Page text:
Goodbye to the Chilean queen

On Friday 23 January the Chilean writer, artist and activist Pedro Lemebel died of cancer. One of the most important and provocative queer voices of Latin America, Lemebel’s anti-establishment writings and performances are landmark works. Diamela Eltit, Visiting Simón Bolívar Professor at the Centre of Latin American Studies, wrote this piece on him (published originally in Spanish in the Chilean magazine “The Clinic”) and has kindly agreed to its posting on our blog. To see a list of works by and on him held at the Library, please click here.

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Pedro Lemebel (second from left) in conversation, 2011 (Image taken from Wikimedia Commons, click to enlarge).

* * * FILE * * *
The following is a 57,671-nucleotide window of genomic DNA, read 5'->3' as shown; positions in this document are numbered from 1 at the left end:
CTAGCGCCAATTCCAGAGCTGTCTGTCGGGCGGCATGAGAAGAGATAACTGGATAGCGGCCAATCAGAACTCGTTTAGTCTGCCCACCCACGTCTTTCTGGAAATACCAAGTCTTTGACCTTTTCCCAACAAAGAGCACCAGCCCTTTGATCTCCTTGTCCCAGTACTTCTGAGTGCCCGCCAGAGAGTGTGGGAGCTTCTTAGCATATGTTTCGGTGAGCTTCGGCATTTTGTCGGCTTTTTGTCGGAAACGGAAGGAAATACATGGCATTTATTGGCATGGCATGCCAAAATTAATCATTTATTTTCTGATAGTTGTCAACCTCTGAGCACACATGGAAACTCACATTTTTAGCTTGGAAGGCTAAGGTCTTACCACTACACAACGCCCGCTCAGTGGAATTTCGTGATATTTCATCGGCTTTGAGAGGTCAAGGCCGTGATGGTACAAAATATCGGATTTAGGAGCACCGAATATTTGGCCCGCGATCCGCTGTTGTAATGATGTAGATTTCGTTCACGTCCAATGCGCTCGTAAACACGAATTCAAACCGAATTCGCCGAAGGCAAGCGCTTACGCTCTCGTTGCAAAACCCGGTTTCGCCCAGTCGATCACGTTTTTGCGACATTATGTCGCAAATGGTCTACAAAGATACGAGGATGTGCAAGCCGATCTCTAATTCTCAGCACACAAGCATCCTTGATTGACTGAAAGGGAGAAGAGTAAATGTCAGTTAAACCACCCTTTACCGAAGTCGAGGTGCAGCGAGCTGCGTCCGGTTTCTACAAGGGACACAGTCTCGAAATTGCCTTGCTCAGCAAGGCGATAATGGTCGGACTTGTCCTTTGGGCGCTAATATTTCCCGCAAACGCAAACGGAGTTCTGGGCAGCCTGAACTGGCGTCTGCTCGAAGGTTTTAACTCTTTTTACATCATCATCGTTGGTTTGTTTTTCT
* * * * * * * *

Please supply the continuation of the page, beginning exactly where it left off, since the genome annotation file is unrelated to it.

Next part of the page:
It seems unreal writing about Pedro Lemebel, when only a few days have elapsed since his death. Perhaps it isn’t real, as in the world of the arts the notion of death remains ambiguous. This is precisely because, faced with absence, there remains the presence of an oeuvre that is very much still there – alive, available and ready to inhabit the varied presents of the future.

Las yeguas del apocalípsis (1987) signalled the founding of a collective (Pedro Lemebel and Francisco Casas) that would reveal the transvestite body as both the object and subject of critical intervention. Their performance art, staged in various ways, maintained a relationship with their predecessors, who had portrayed the homosexual body from an aesthetically challenging perspective. Continue reading